Debt ceiling negotiations favor theater over action

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As the summer recess approaches on Capitol Hill, the halls of government seem filled with the tales of idiots, full of sound and fury and signifying nothing.

The House Republicans have 'defeated' a bill which was crafted explicitly for that purpose , according to Democratic House Minority Whip Steny Hoyer and Time 's Aaron Sorenson. In a 97-318 vote against the bill, the majority party strove to prove that without massive spending cuts, the debt ceiling will not be raised.

Yet the progressive political website ThinkProgress reported that one of the key architects of the proposed spending cuts, Representative Paul Ryan of Wisconsin, has said  that "you can't not raise the debt ceiling. Default is the unworkable solution, or the alternative, I guess I'd say."

That sentiment is echoed on the right - in the opinion pages of the Wall Street Journal , economist and former vice president of the Federal Reserve Alan Blinder wrote that "Fights over the budget are normal and proper in a democracy, especially when the two parties hold dramatically different views. But threatening to default should not be a partisan issue. In view of all the hazards it entails, one wonders why any responsible person would even flirt with the idea."

Right and left seem to agree that whatever happens, simply continuing on the present course and hitting the debt ceiling at full throttle would be disastrous. Yet political considerations force politicians to consider the unthinkable so as not to appear weak or vulnerable.

There's no way of predicting how stock markets, financial systems or the global credit markets would react to the U.S. failing to raise the debt ceiling by August. Until then, the Treasury Department can juggle figures and use accounting tricks to keep the government ticking, but options are limited after August.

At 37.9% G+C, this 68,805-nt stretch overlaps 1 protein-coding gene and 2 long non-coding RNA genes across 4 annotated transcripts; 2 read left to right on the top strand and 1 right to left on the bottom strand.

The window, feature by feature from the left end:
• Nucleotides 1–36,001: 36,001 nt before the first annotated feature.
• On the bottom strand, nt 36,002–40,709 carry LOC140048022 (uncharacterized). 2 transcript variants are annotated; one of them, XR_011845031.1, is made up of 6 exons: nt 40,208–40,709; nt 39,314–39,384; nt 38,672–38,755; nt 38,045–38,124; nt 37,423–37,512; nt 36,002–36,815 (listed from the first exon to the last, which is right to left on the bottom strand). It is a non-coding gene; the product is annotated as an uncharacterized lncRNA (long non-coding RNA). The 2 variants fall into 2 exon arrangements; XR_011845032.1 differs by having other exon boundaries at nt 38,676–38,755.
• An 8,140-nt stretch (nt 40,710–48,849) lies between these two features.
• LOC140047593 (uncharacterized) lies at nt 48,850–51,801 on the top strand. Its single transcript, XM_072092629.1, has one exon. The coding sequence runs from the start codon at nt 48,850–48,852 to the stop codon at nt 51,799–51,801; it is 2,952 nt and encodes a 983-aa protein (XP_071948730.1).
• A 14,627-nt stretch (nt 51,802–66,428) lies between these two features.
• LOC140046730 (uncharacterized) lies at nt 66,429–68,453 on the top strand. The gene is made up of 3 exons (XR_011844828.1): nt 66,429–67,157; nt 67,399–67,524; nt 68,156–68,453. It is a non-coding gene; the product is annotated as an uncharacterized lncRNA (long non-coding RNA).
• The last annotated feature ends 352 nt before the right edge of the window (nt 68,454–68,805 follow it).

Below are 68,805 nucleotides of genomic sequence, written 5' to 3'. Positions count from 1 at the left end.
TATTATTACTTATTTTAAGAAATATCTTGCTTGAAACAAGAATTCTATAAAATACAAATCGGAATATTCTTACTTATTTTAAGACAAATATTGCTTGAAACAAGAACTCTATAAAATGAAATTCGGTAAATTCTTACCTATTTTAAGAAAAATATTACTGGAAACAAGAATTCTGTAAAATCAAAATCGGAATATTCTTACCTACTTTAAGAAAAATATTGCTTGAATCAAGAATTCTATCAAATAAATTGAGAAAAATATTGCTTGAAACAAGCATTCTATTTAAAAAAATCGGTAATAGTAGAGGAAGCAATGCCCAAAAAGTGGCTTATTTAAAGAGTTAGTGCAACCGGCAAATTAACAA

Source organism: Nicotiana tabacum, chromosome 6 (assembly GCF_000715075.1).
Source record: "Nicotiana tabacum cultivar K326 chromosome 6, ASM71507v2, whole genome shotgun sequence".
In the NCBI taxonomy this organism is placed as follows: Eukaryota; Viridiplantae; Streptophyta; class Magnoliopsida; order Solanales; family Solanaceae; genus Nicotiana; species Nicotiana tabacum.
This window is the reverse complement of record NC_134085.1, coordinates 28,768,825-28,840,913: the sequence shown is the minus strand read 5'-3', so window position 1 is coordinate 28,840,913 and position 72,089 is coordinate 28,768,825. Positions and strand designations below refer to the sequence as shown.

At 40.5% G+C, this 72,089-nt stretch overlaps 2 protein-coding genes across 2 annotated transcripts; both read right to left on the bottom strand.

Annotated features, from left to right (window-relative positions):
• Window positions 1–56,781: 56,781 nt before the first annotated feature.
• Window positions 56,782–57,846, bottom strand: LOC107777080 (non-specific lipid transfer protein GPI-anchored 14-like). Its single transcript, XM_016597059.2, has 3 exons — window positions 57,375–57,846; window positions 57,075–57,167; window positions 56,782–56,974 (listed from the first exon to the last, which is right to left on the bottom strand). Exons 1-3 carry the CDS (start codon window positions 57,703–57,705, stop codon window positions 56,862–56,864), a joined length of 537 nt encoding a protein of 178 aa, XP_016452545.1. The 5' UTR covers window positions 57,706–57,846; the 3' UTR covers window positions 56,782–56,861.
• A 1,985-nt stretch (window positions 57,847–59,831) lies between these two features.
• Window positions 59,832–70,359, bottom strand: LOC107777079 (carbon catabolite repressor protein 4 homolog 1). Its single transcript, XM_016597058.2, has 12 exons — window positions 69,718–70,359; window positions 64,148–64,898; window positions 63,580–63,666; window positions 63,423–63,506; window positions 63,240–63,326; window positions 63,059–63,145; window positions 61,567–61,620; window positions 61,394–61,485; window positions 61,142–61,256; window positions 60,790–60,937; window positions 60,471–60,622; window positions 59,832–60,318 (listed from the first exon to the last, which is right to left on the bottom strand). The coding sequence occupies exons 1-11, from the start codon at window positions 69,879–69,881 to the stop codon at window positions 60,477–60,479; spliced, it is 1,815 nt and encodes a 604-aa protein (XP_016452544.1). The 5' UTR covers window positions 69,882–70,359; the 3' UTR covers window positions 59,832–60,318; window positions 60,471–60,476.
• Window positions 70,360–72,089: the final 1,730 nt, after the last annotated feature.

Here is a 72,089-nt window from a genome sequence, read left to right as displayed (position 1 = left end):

Without serious reform of tax, foreign policy and spending, raising the debt ceiling just keeps the wolves at bay. Charging straight at default, however, is a much worse alternative. Standard and Poor's, the rating agency, has warned that it might downgrade the nation's AAA sovereign debt rating - and political gamesmanship like this week's can't help.

Foreign equities and ETFs could perform better than U.S. assets, but they are just as likely to collapse as investors rush for home. Similarly, it seems rational that a failure to resolve the debt ceiling situation would boost the yields on U.S. Treasury bonds as investors demand a higher premium to compensate for higher risk. However, Treasury notes are perceived as one of the safest investments available, and demand for them might surge - depressing yields - if August arrives without resolution.

the stakes continue to rise, and the outcome remains opaque. Congress should take this issue seriously, rather than using it for political leverage.



The views and opinions expressed herein are the views and opinions of the author and do not necessarily reflect those of The NASDAQ OMX Group, Inc.



This article appears in: News Headlines , Bonds , Credit and Debt , Economy , Taxes , US Markets

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